January 26, 2016
Cybersecurity is a growing threat for Canadian businesses, yet according to EY’s Global Information Security Survey, more than one-third (36%) of organizations still don’t believe they can detect sophisticated cyber-attacks. That number is lower than last year (56%), but the consulting firm says it is still a concern as the level of sophistication in attacks continues to increase. Because of this, Canadian organizations in both public and private sectors are collaborating to respond to this threat more effectively and in a timely fashion.
“With the recent increase in adoption of threat intelligence services, we are seeing businesses start to take a very different and more proactive approach to information security,” says Abhay Raman, EY’s Canadian cyber security leader. “The future will see more persistent, multi-vector targeted attacks on operational technology environments versus mass attacks.”
As organizations strive to understand cybersecurity, these are six trends to watch in 2016, according to EY:
Approaches to cybersecurity will need to encompass the Internet.
Organizations must rethink how they recognize and treat identities by establishing robust data ownership and date protection policies.
Organizations risk becoming so focused on complying with different requirements they won’t be able to develop an overall strategic and balanced approach to cybersecurity.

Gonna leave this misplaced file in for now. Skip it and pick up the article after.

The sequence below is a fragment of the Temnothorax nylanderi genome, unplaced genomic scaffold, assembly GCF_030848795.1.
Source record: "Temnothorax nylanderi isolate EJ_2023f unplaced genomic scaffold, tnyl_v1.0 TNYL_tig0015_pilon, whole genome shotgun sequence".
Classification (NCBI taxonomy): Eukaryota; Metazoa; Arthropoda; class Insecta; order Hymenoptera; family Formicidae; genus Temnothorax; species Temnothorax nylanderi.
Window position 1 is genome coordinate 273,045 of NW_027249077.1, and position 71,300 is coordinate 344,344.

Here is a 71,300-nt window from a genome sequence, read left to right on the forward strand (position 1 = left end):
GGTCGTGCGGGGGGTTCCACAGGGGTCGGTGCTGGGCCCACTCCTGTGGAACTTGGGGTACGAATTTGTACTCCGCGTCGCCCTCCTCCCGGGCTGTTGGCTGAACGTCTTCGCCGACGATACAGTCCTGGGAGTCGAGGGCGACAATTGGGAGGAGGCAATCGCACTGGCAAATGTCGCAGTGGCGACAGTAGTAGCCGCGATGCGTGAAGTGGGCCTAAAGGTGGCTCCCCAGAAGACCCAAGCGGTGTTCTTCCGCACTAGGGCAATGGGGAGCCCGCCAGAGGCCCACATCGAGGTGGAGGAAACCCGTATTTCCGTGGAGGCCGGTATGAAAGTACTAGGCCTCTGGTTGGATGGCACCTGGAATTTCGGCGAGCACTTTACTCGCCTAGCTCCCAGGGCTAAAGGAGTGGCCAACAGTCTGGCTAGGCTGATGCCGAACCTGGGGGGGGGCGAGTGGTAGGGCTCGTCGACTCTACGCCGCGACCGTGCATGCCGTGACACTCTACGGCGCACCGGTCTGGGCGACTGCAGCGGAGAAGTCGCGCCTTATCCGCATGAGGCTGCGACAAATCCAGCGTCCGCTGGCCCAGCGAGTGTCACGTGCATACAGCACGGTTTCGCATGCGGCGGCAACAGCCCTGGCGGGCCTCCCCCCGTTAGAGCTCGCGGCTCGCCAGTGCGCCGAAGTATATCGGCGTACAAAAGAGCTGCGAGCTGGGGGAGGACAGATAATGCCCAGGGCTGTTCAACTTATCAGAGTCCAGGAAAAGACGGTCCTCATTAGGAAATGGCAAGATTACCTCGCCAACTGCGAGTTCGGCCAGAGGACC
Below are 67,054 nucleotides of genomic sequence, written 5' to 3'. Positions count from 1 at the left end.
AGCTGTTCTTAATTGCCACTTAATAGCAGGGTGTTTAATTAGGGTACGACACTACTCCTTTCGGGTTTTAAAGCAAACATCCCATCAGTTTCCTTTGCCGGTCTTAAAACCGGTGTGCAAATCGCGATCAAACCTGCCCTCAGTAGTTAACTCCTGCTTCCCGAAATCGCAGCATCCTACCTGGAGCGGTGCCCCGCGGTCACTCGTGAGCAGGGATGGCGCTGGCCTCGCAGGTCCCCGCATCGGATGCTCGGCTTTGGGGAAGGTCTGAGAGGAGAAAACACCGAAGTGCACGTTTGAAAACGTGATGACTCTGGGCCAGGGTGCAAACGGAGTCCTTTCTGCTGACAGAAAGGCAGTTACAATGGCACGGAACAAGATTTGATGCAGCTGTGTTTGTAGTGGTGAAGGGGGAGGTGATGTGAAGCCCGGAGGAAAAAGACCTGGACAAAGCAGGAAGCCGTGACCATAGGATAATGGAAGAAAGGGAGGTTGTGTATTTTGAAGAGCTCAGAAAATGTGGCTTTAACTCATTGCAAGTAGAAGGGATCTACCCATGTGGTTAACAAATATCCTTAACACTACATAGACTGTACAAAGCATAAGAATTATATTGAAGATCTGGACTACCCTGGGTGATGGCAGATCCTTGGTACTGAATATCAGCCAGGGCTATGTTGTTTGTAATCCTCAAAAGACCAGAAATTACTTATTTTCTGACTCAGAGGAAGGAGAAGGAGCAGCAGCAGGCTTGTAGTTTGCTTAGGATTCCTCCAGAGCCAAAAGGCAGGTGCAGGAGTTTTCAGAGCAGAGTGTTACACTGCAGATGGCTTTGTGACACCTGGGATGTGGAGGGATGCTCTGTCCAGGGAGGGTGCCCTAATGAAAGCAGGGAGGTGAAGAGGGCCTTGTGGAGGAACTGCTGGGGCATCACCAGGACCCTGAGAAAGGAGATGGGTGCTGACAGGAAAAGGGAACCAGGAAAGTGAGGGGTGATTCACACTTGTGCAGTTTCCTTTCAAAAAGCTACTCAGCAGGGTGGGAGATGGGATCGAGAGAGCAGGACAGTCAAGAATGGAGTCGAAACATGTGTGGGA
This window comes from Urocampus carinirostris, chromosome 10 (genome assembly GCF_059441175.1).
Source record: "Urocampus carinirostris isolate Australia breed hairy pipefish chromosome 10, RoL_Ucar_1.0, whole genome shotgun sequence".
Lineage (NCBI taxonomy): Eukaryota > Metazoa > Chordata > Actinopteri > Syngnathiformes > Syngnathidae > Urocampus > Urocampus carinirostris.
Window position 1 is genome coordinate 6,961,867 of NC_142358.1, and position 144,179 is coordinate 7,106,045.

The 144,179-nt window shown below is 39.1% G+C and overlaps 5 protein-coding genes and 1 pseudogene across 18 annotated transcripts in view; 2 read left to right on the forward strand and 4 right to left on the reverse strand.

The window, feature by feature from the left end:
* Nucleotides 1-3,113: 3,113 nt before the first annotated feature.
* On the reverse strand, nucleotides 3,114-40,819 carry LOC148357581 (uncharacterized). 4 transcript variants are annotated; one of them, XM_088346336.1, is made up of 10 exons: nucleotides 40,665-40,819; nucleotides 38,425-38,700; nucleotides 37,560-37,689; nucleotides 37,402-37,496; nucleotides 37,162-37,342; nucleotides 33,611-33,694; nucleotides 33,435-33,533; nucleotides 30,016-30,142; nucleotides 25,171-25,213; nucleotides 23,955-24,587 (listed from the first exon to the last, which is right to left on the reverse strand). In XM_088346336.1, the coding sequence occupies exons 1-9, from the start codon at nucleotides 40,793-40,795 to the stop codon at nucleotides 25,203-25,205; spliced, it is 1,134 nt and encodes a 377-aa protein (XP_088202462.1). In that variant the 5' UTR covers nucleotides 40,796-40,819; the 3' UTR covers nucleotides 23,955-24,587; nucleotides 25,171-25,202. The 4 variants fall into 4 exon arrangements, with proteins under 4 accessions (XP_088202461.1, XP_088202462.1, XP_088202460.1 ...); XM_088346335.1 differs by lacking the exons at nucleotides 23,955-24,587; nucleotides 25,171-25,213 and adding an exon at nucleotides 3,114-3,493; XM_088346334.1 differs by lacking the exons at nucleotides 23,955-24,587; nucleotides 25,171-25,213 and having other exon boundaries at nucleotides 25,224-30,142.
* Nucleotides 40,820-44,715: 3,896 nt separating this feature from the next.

Organizations should conduct a tailored threat assessment aligned to protect their most valuable data, and establish mitigation measures around vulnerabilities for access to it.
Leading organizations need to look for ways to proactively engage their highest risk adversaries and protect critical data assets.
By applying “active defense” techniques and leveraging security analytics, organizations will be able to shift the paradigm from reactive to proactive.
“The key to effective use of threat intelligence lies in relating it to business context quickly, or face the inevitable drowning in a sea of irrelevance,” says Raman. “Companies need to consider how to filter the useful information from the useless. In other words, they need to plan for this onslaught of data before they are buried in it.”
According to EY’s survey, the two top information security threats are phishing (44%), and malware (43%). EY, meanwhile, has five recommendations for businesses to protect their employees and information: